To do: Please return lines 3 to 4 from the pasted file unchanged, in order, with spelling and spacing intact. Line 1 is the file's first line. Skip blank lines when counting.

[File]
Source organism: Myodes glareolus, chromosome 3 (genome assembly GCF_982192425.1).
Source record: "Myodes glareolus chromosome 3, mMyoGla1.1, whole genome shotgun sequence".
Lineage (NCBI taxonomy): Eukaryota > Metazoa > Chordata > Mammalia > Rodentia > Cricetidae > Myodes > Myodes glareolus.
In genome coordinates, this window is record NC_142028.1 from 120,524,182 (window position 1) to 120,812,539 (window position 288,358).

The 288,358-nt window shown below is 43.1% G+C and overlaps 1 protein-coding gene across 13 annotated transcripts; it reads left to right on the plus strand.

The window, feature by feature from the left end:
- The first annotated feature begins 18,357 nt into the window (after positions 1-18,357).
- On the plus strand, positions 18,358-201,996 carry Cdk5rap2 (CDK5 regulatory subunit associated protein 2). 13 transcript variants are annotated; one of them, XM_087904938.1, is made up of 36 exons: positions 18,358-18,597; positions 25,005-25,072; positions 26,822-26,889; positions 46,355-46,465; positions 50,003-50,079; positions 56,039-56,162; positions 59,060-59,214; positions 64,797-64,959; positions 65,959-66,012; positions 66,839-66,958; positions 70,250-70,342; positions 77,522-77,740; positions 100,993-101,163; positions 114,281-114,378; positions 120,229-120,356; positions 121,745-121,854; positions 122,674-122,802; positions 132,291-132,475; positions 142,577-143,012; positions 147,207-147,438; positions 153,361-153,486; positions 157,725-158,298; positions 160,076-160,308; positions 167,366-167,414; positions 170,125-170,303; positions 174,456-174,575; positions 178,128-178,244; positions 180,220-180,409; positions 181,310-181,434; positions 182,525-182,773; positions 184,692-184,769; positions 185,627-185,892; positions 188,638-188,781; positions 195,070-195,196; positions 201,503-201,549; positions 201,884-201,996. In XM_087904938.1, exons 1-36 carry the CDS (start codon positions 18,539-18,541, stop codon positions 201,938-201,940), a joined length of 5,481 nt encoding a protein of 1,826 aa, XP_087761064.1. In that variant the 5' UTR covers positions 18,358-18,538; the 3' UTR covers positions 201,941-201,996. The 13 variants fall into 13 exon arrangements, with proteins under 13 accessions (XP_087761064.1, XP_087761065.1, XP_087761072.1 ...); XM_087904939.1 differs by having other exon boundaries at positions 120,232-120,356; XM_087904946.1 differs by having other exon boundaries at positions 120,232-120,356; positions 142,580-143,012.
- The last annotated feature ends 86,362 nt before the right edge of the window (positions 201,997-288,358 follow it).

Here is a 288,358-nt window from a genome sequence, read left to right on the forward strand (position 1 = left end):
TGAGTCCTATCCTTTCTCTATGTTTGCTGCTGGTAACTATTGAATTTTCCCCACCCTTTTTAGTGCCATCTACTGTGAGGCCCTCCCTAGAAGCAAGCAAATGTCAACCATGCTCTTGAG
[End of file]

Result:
Lineage (NCBI taxonomy): Eukaryota > Metazoa > Chordata > Mammalia > Rodentia > Cricetidae > Myodes > Myodes glareolus.
In genome coordinates, this window is record NC_142028.1 from 120,524,182 (window position 1) to 120,812,539 (window position 288,358).